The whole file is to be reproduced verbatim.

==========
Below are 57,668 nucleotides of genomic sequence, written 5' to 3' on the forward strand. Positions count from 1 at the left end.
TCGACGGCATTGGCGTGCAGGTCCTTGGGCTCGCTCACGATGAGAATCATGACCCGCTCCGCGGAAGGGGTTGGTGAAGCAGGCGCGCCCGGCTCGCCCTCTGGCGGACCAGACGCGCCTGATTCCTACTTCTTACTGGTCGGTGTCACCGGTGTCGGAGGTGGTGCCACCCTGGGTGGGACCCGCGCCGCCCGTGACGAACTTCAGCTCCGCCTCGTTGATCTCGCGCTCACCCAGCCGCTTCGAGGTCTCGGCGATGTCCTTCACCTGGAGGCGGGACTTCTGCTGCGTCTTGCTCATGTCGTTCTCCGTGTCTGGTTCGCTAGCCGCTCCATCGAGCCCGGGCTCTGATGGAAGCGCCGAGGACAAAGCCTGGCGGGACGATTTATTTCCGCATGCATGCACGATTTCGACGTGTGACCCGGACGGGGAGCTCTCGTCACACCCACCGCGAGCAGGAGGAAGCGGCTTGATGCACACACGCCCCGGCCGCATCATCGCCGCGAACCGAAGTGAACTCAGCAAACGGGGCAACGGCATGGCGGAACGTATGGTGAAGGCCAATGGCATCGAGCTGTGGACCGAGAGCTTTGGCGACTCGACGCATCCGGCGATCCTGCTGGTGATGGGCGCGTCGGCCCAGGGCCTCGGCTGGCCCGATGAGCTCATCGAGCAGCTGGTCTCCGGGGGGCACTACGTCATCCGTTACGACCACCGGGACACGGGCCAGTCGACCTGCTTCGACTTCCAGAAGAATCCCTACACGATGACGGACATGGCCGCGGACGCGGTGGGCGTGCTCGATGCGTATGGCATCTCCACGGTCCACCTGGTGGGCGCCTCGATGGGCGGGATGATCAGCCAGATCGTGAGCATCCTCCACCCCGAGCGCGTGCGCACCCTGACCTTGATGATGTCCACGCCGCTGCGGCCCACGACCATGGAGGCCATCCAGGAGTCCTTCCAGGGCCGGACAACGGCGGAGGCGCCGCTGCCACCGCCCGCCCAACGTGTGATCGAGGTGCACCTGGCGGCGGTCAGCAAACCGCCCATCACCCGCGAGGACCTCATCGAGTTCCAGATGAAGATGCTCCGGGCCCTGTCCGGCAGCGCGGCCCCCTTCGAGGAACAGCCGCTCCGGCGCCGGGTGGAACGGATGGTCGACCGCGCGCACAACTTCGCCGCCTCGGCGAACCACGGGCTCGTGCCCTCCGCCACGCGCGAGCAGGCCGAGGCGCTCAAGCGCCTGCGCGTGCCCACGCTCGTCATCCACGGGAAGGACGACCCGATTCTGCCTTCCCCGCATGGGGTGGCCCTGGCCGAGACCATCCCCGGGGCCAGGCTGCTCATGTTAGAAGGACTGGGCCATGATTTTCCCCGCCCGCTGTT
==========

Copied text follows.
Below are 57,668 nucleotides of genomic sequence, written 5' to 3' on the forward strand. Positions count from 1 at the left end.
TCGACGGCATTGGCGTGCAGGTCCTTGGGCTCGCTCACGATGAGAATCATGACCCGCTCCGCGGAAGGGGTTGGTGAAGCAGGCGCGCCCGGCTCGCCCTCTGGCGGACCAGACGCGCCTGATTCCTACTTCTTACTGGTCGGTGTCACCGGTGTCGGAGGTGGTGCCACCCTGGGTGGGACCCGCGCCGCCCGTGACGAACTTCAGCTCCGCCTCGTTGATCTCGCGCTCACCCAGCCGCTTCGAGGTCTCGGCGATGTCCTTCACCTGGAGGCGGGACTTCTGCTGCGTCTTGCTCATGTCGTTCTCCGTGTCTGGTTCGCTAGCCGCTCCATCGAGCCCGGGCTCTGATGGAAGCGCCGAGGACAAAGCCTGGCGGGACGATTTATTTCCGCATGCATGCACGATTTCGACGTGTGACCCGGACGGGGAGCTCTCGTCACACCCACCGCGAGCAGGAGGAAGCGGCTTGATGCACACACGCCCCGGCCGCATCATCGCCGCGAACCGAAGTGAACTCAGCAAACGGGGCAACGGCATGGCGGAACGTATGGTGAAGGCCAATGGCATCGAGCTGTGGACCGAGAGCTTTGGCGACTCGACGCATCCGGCGATCCTGCTGGTGATGGGCGCGTCGGCCCAGGGCCTCGGCTGGCCCGATGAGCTCATCGAGCAGCTGGTCTCCGGGGGGCACTACGTCATCCGTTACGACCACCGGGACACGGGCCAGTCGACCTGCTTCGACTTCCAGAAGAATCCCTACACGATGACGGACATGGCCGCGGACGCGGTGGGCGTGCTCGATGCGTATGGCATCTCCACGGTCCACCTGGTGGGCGCCTCGATGGGCGGGATGATCAGCCAGATCGTGAGCATCCTCCACCCCGAGCGCGTGCGCACCCTGACCTTGATGATGTCCACGCCGCTGCGGCCCACGACCATGGAGGCCATCCAGGAGTCCTTCCAGGGCCGGACAACGGCGGAGGCGCCGCTGCCACCGCCCGCCCAACGTGTGATCGAGGTGCACCTGGCGGCGGTCAGCAAACCGCCCATCACCCGCGAGGACCTCATCGAGTTCCAGATGAAGATGCTCCGGGCCCTGTCCGGCAGCGCGGCCCCCTTCGAGGAACAGCCGCTCCGGCGCCGGGTGGAACGGATGGTCGACCGCGCGCACAACTTCGCCGCCTCGGCGAACCACGGGCTCGTGCCCTCCGCCACGCGCGAGCAGGCCGAGGCGCTCAAGCGCCTGCGCGTGCCCACGCTCGTCATCCACGGGAAGGACGACCCGATTCTGCCTTCCCCGCATGGGGTGGCCCTGGCCGAGACCATCCCCGGGGCCAGGCTGCTCATGTTAGAAGGACTGGGCCATGATTTTCCCCGCCCGCTGTT